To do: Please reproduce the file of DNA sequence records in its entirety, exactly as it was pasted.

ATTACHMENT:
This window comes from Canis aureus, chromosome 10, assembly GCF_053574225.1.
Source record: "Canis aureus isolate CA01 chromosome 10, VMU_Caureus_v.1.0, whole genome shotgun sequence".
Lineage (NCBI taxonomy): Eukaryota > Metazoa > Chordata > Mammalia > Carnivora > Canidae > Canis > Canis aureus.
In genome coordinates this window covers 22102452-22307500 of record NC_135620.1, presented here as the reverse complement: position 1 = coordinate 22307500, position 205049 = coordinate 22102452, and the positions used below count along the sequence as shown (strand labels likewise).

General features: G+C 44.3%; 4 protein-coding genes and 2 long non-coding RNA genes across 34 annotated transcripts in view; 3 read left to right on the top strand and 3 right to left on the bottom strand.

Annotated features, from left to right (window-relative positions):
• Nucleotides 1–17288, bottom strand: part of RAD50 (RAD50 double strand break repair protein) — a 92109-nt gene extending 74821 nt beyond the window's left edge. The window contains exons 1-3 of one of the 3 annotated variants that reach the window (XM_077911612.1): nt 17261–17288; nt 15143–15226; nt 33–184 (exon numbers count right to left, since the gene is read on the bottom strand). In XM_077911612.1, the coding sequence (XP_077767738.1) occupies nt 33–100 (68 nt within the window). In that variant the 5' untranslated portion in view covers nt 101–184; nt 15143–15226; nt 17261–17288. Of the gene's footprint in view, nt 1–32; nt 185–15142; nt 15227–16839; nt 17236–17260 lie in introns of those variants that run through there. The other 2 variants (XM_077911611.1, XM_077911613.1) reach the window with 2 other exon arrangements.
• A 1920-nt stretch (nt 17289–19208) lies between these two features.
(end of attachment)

This window comes from Canis aureus, chromosome 10, assembly GCF_053574225.1.
Source record: "Canis aureus isolate CA01 chromosome 10, VMU_Caureus_v.1.0, whole genome shotgun sequence".
Lineage (NCBI taxonomy): Eukaryota > Metazoa > Chordata > Mammalia > Carnivora > Canidae > Canis > Canis aureus.
In genome coordinates this window covers 22102452-22307500 of record NC_135620.1, presented here as the reverse complement: position 1 = coordinate 22307500, position 205049 = coordinate 22102452, and the positions used below count along the sequence as shown (strand labels likewise).

General features: G+C 44.3%; 4 protein-coding genes and 2 long non-coding RNA genes across 34 annotated transcripts in view; 3 read left to right on the top strand and 3 right to left on the bottom strand.

Annotated features, from left to right (window-relative positions):
• Nucleotides 1–17288, bottom strand: part of RAD50 (RAD50 double strand break repair protein) — a 92109-nt gene extending 74821 nt beyond the window's left edge. The window contains exons 1-3 of one of the 3 annotated variants that reach the window (XM_077911612.1): nt 17261–17288; nt 15143–15226; nt 33–184 (exon numbers count right to left, since the gene is read on the bottom strand). In XM_077911612.1, the coding sequence (XP_077767738.1) occupies nt 33–100 (68 nt within the window). In that variant the 5' untranslated portion in view covers nt 101–184; nt 15143–15226; nt 17261–17288. Of the gene's footprint in view, nt 1–32; nt 185–15142; nt 15227–16839; nt 17236–17260 lie in introns of those variants that run through there. The other 2 variants (XM_077911611.1, XM_077911613.1) reach the window with 2 other exon arrangements.
• A 1920-nt stretch (nt 17289–19208) lies between these two features.